Ingredients

3 Tbsp vegetable oil
2 cups peeled, julienned ginger (about 1/2 lb)
1-1/2 lbs catfish fillets, sliced crosswise into 1/4-inch strips
3-1/2 Tbsp sugar
2 Tbsp mushroom soy sauce
2 Tbsp fish sauce
1 tsp kosher salt
1 large Spanish onion, thinly sliced
1/4 red bell pepper, julienned
1/2 bunch scallions, cut diagonally into 2-inch pieces

Directions

Heat the oil in a large skillet over medium-high heat. Add the ginger and cook, stirring, until brown and crisp, about 7 minutes. Add the fish, stir gently until thoroughly mixed with the ginger, and cook for 3 minutes. Add the sugar, soy sauce, fish sauce and salt, and stir well. Stir in the onion and cook for another 3-4 minutes. Add the red pepper and scallions and cook for another 2 minutes, then serve.

[Printer-friendly recipe.]

Comments

I think ginger is hot too ;-) love ginger in sweet and savoury dishes. My mom used to make me ginger tea when I am having gastro problems and it helps to ease my poor tummy. Last week, I bought Stones ginger wine but I haven't tried it yet. It's from the same company that makes fantastic ginger beer in Australia.

i love ginger, we use it in everything :) i'm posting a ginger tea soon :) yum! and of course ginger beer is a HUGE thing here in Trinidad in December :)

Demeter Perfume also makes a scent called "Ginger Ale" which I just adore wearing. It's fresh and light and I can even smell the bubbles! We recently found Ginger Fudge and it's so delicious!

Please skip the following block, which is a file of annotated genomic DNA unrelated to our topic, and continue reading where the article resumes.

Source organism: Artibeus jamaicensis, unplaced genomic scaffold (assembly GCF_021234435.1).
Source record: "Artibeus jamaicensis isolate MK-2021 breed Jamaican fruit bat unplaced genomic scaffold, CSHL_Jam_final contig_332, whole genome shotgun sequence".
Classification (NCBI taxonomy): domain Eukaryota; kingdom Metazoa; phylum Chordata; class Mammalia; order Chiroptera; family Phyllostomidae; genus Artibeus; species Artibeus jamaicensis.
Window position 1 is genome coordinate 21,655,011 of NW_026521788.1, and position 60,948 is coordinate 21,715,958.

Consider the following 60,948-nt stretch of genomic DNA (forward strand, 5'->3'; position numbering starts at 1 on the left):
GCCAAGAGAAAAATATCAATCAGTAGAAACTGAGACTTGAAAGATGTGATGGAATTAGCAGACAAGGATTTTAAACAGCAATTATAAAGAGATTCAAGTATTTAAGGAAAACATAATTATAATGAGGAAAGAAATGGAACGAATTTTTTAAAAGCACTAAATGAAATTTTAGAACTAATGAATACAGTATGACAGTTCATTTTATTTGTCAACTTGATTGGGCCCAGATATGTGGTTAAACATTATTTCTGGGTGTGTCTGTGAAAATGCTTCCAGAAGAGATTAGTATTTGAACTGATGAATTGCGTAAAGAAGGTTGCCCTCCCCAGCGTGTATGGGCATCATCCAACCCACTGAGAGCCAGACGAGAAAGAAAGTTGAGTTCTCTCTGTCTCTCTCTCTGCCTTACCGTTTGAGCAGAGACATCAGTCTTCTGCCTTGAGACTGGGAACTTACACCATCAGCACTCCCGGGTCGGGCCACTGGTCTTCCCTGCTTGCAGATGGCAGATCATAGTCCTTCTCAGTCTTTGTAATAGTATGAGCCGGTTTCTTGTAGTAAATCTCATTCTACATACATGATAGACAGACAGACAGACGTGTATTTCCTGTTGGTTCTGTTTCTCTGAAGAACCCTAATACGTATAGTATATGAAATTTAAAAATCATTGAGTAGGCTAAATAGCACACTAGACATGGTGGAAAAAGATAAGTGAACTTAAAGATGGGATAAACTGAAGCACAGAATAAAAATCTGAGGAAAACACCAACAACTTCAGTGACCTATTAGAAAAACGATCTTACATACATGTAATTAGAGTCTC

Oh I love Ginger!

I have had fresh ginger ale - made with sparkling water, lemon, ginger, etc. and it was wonderful.
There is a lot of ginger in your dish! It sounds interesting.... I love ginger and use it a lot! Maybe I'm too conservative.... hmmmm Must ponder that!

Lydia, that sounds like a wonderful book! Delightful to have a friend like that.
Ginger is one I've been slow to warm up to when I cook though I enjoy it when we eat out. Don't know why that is.

I love ginger and all the things you can do with it. I never heard of Ginger Catfish. I love it!

Paz

i am pretty much obsessed with ginger. there's a local bar that makes their own ginger beer and that is what i choose to get all the time now, forgoing any of their masterfully made cocktails. and don't get me started on candied ginger - i could easily finish a box on my own!

i love anything with ginger. My mother actually got me interested in eating it~I did a blog/post a while ago from New Zealand where I stuffed a date with cream cheese & candied ginger! it was so refreshing. I would imagine this is an excellent fish dish~thanks for sharing this delicious recipe with us1